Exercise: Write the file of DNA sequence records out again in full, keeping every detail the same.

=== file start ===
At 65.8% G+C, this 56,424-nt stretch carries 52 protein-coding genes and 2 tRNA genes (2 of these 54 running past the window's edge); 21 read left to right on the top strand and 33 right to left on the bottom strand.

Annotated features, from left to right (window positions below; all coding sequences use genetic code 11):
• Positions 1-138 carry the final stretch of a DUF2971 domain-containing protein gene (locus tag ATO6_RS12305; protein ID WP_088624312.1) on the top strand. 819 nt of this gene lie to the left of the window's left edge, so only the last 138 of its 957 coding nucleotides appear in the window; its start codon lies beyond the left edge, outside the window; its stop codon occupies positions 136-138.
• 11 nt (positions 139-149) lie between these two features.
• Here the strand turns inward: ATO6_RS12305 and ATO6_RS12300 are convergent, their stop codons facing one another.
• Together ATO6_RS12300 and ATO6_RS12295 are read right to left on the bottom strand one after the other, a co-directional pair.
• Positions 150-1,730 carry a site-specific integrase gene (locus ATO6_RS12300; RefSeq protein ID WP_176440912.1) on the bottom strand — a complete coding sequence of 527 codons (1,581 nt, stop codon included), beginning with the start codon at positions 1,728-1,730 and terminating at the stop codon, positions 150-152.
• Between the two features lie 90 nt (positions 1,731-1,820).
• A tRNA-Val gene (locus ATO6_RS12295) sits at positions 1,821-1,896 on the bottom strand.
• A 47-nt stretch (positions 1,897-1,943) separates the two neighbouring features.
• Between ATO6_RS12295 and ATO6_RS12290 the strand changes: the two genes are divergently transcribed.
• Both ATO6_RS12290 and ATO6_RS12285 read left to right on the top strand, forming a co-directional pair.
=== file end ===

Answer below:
At 65.8% G+C, this 56,424-nt stretch carries 52 protein-coding genes and 2 tRNA genes (2 of these 54 running past the window's edge); 21 read left to right on the top strand and 33 right to left on the bottom strand.

Annotated features, from left to right (window positions below; all coding sequences use genetic code 11):
• Positions 1-138 carry the final stretch of a DUF2971 domain-containing protein gene (locus tag ATO6_RS12305; protein ID WP_088624312.1) on the top strand. 819 nt of this gene lie to the left of the window's left edge, so only the last 138 of its 957 coding nucleotides appear in the window; its start codon lies beyond the left edge, outside the window; its stop codon occupies positions 136-138.
• 11 nt (positions 139-149) lie between these two features.
• Here the strand turns inward: ATO6_RS12305 and ATO6_RS12300 are convergent, their stop codons facing one another.
• Together ATO6_RS12300 and ATO6_RS12295 are read right to left on the bottom strand one after the other, a co-directional pair.
• Positions 150-1,730 carry a site-specific integrase gene (locus ATO6_RS12300; RefSeq protein ID WP_176440912.1) on the bottom strand — a complete coding sequence of 527 codons (1,581 nt, stop codon included), beginning with the start codon at positions 1,728-1,730 and terminating at the stop codon, positions 150-152.
• Between the two features lie 90 nt (positions 1,731-1,820).
• A tRNA-Val gene (locus ATO6_RS12295) sits at positions 1,821-1,896 on the bottom strand.
• A 47-nt stretch (positions 1,897-1,943) separates the two neighbouring features.
• Between ATO6_RS12295 and ATO6_RS12290 the strand changes: the two genes are divergently transcribed.
• Both ATO6_RS12290 and ATO6_RS12285 read left to right on the top strand, forming a co-directional pair.